Process innovation

Time to change how it's done

Reminder to product people: Please take this 10-question survey that will form the basis of a research report The Rebooting is doing in collaboration with Wordpress VIP. We’re undertaking this research, as well as the Media Product Forum on July 11 in New York, to understand how media products need to change to meet the moment. Take the survey here, and get in touch by hitting reply if you want to be considered for an invite to the event. Attendance is limited to those leading product groups at publishers.

Content Matters 2024 Report

For our annual Content Matters 2024 Report, WordPress VIP surveyed over 1,000 content and media professionals to find out how they’re using content, analytics, and AI to drive business, retain customers, and prepare for the death of the third-party cookie. Here’s what we learned.

Process innovation

This is a singular moment for the media industry, in particular for news publishers. Axios CEO Jim VandeHei calls it “the most difficult media moment ever.” It’s safe to say the business needs a jolt of innovation. 

One of my recent takeaways from discussions with those running media businesses is a focus on process innovation that makes their organizations more efficient, focused, adaptable and competitive. 

This is often the unsexy form of innovation. Everyone loves a product launch. Only the Boss Class celebrates the cost savings demanded by a ruthlessly competitive market. Process innovation is more foundational than flashy. It’s a reexamination of how an organization operates, rebuilding it from the ground up to be more efficient, productive and adaptable. Typical examples are Ford’s embrace of assembly line techniques, Toyota’s implementation of lean-manufacturing process. Starbucks’ customer-focused mobile ordering system.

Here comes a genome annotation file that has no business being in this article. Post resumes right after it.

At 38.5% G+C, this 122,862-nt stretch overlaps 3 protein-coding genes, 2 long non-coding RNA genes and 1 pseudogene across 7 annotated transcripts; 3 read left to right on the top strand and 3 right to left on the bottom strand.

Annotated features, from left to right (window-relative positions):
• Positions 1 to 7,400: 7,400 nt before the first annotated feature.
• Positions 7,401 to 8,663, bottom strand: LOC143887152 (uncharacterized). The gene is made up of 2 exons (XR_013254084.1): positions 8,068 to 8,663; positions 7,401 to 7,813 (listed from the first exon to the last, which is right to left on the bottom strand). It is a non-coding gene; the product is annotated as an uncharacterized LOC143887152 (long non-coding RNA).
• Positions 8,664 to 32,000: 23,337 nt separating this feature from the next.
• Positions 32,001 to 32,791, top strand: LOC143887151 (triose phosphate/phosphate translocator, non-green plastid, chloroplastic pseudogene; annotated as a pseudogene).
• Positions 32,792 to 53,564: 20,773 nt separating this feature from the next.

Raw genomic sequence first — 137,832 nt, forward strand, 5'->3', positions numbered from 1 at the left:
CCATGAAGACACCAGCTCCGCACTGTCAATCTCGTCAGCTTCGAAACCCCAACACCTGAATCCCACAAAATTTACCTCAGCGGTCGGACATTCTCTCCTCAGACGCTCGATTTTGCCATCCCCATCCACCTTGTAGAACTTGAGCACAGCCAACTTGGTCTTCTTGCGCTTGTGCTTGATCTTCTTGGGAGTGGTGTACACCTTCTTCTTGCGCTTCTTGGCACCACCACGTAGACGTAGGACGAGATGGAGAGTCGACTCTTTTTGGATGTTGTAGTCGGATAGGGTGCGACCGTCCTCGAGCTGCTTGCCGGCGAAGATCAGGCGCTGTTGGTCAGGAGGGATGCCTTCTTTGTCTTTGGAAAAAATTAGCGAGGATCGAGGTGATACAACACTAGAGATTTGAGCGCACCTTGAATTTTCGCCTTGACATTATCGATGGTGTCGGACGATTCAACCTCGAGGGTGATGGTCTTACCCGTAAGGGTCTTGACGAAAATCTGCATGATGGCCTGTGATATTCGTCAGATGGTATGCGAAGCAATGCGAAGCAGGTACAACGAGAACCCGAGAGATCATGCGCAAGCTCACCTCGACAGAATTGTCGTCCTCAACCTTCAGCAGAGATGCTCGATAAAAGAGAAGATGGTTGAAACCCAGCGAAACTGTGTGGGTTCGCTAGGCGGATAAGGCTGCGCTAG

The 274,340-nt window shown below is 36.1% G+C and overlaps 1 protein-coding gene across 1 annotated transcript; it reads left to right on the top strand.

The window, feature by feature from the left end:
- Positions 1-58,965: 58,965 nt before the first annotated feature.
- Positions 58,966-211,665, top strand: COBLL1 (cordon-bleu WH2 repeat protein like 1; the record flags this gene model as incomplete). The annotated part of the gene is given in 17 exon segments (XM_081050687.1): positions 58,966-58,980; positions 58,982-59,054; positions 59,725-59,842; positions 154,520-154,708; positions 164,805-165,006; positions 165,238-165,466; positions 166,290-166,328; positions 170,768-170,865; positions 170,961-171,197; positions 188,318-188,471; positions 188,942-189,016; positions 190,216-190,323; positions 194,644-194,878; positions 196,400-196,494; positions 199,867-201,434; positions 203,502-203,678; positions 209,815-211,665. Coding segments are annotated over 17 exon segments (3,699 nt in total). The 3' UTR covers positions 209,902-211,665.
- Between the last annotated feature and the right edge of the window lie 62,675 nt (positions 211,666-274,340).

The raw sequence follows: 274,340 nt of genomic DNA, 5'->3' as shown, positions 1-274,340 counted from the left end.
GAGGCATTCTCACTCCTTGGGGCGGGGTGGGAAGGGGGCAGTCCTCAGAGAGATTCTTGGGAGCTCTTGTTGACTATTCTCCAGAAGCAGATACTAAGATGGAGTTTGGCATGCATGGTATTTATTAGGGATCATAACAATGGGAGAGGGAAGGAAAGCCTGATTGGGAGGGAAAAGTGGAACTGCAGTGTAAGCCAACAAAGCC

Delta has gone from what I considered America’s least worst airline to a category leader by a series of product innovations. But it began with process innovations like a focus on on-time arrivals, not losing people’s bags and fixing maintenance issues. Paul O’Neill turned around Alcoa by focusing on worker-safety processes as a North Star. In many news organizations in transition, the focus is on distinctiveness. That means a sharpened output as well as reallocation of scarce resources. 

It’s little surprise that many of the healthiest media businesses are relatively new. They are starting from scratch with their organizations and processes. They benefit from seeing what doesn’t work in legacy structures. They can avoid creating the structures of those they seek to replace. I have cast a wide net for a business operations lead. I don’t want to replicate outdated structures and processes in the name of “that’s how it’s done.” (Get in touch if you want to discuss the opportunity.)

I keep asking publishing CEOs what their businesses look like in five years. Most admit to not knowing because of the rapidly changing environment. In that kind of situation, you have to reorient around adaptability to build resilience.